This case started as a suit on "a stated account." Defendants' answer denied the account and convoyed a counterclaim which alleged that pursuant to the oral contract plaintiffs had agreed to bulldoze 15 acres of defendants' land in accordance with certain specifications for $1200. The counterclaim also averred that while plaintiffs had partly accomplished the "bulldozing agreed," the work did not conform to the contract and "was done in an unskillful and unworkmanlike manner," all to defendants' damages in the sum of $1973.10. Plaintiffs' reply admitted the contract but generally denied the balance of defendants' pleading. Thereafter, plaintiffs filed an amended petition wherein they adopted the oral contract "as outlined in defendants counterclaim." Because of the construction of the amended petition and its commingling of averments anent the contract work and that performed on an hourly basis "at the agreed price of $14.00 per hour," which was also said to be "the reasonable value of the work performed" by the plaintiffs, we are uncertain whether plaintiffs were declaring on the agreement to recover the contract price, in quantum meruit to recover the reasonable value of their services, or alternately (Civil Rules 55.06 and 55.12, V.A.M.R.; §§ 509.050 and 509.110, V.A.M.S.) on both the contract and in quantum meruit. It is to be noted, however, that although a plaintiff may not ordinarily declare upon an express contract and recover on some other agreement [Robson v. United Pacific Insurance Company, Mo., 391 S.W.2d 855, 860(1)], a plaintiff may join a count on an express contract with one based on quantum meruit without being compelled to elect between them [Lee-Schermen Realty Co. v. Rueffel, Mo.App., 176 S.W.2d 655, 657(8)] and "[i]f `it is impossible to say with definiteness whether the plaintiff is counting upon an express contract or upon quantum meruit, he will be permitted to recover upon whichever of the two theories his evidence may warrant.' In re Hukreda's Estate (Mo.Sup.) 172 S.W.2d 824, 826." Johnson v. Estate of Girvin, Mo. (banc), 414 S.W.2d 245, 248(1). To add to the confusion, the petition contained the assertion that "plaintiffs did all the work covered in said oral contract" and also the contradictory allegation that plaintiffs "were ordered to quit work by defendants" ere plaintiffs' undertakings were completed. Plaintiffs prayed for $1200 on the contract work.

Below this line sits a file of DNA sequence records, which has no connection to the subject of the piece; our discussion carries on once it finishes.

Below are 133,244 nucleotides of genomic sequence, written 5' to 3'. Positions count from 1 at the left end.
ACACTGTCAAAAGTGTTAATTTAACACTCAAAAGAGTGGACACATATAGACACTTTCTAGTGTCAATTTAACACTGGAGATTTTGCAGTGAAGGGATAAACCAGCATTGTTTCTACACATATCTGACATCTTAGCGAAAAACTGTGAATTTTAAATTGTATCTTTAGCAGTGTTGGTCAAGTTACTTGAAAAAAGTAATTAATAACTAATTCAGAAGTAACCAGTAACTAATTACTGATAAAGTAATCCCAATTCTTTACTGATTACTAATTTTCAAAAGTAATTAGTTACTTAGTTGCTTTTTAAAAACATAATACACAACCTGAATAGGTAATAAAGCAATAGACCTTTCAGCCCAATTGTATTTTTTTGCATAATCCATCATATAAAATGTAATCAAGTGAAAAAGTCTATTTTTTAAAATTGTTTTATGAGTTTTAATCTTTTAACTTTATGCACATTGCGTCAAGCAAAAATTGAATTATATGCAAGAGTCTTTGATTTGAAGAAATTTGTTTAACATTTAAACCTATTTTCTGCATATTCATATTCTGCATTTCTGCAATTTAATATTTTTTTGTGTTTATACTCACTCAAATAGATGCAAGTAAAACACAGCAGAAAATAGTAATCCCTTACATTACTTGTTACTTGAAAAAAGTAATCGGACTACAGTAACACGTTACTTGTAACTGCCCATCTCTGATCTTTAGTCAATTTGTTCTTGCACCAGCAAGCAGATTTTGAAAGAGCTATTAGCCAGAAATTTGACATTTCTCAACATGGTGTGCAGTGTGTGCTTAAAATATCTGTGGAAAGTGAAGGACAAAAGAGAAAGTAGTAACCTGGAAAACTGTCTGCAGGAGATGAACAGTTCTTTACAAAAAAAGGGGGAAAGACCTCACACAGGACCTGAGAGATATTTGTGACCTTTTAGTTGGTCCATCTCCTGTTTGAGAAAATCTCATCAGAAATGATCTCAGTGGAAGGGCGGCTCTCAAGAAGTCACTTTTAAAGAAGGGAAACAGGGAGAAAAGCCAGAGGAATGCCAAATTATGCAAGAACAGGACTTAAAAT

Defendants' answer denied the material allegations of the amended petition, affirmatively pleaded and prayed for damages in the amount of $1973.10, reaffirmed the counterclaim, denied that plaintiffs had been discharged, and alleged "that plaintiffs walked off the job and removed their equipment" before their task was finished. On the day of the trial defendants amended their answer and counterclaim *232 "by reducing amount claimed to $563.10." Albeit was not done intentionally, it would seem that by generally denying plaintiffs' petition and by pleading their damages affirmatively both by answer and counterclaim, defendants simultaneously pursued divergent courses. Under the general denial, defendants were entitled to establish, if they could, that the value of plaintiffs' services was less than plaintiffs claimed. Service Construction Company v. Nichols, Mo.App., 378 S.W.2d 283, 289 (10). The same evidence would likewise go to establish defendants' counterclaim and what may be generally described as their affirmative defense of recoupment or set-off as averred in their answer. See Standard Insulation and Window Co. v. Dorrell, Mo.App., 309 S.W.2d 701, 704(3-6). The former remedy of set-off (a term loosely and confusingly used) and a defendant's common law right to recoupment have lost considerable identity in modern practice and are included within the remedy of a counterclaim. Freeman Contracting Company v. Lefferdink, Mo.App., 419 S.W.2d 266, 275; Thayer-Moore Brokerage Co. v. Campbell, 164 Mo.App. 8, 17, 147 S.W. 545, 549; Historical Note under § 509.420, V.A.M.S. These three remedies have a quality of similarity, yet possess sharp differences. The old statutory set-off had to be founded on a liquidated debt, which distinguished it from a counterclaim [Brandtjen & Kluge v. Hunter, 235 Mo. App. 909, 919-920(5-7), 145 S.W.2d 1009, 1014(5-7)] and, very generally speaking, the garden variety of set-off is defined as a remedy employed by a defendant to discharge or reduce the plaintiff's demand by an opposite one arising from a transaction which is extrinsic to the plaintiff's cause of action. 47 Am.Jur., Setoff and Counterclaim, § 3, p. 709; 80 C.J.S. Set-Off and Counterclaim § 3, pp. 7-9. The judgment on a set-off (provided the set-off is established as being greater than plaintiff's demand) may exceed plaintiff's claim and in such a case, just as it would be if it were a counterclaim, the defendant would have judgment for the difference and plaintiff's cause would fail. By the defense of recoupment, defendant seeks to cut down plaintiff's claim upon proof of defective performance. Recoupment goes to mitigation or extinguishment of plaintiff's damages but permits of no affirmative judgment for the defendant [Tile-Craft Products Co. v. Colonial Properties, Inc., Mo., 449 S.W.2d 653, 655-656(1); State v. Weatherby, 344 Mo. 848, 859, 129 S.W.2d 887, 893(11)] as is permitted if defendant elects to set up his own damages by way of a counterclaim. Talbot-Quevereaux Const. Co. v. Tandy, Mo.App., 260 S.W.2d 314, 316. We can eliminate defendants' claim (either by answer or counterclaim) as constituting a technical set-off or a statutory type of set-off because it was neither extrinsic to plaintiffs' cause of action nor predicated upon a liquidated debt. If the claim was an attempt at recoupment, the possibility of a double recovery on this theory under the answer and the counterclaim was thwarted by the court in awarding plaintiffs all they had asked in their petition. When the defendants reduced their counterclaim demand from $1973.10 to $563.10 they foreclosed the possibility of receiving a judgment in excess of plaintiffs' claim, unless it was established that plaintiffs had wholly failed to perform the contract or that plaintiffs' services had no value whatsoever. While it seems reasonably clear that the trial court viewed defendants' counterclaim to be in the nature of recoupment, we are assured, in light of defendants' present complaint, that they did not intend their answer or counterclaim to be taken as a mere counterdemand to reduce plaintiffs' claim by $563.10 [Schroeder v. Prince Charles, Inc., Mo., 427 S.W.2d 414, 419(4)], but rather as vehicles whereby they could obtain a net judgment of $563.10 against the plaintiffs.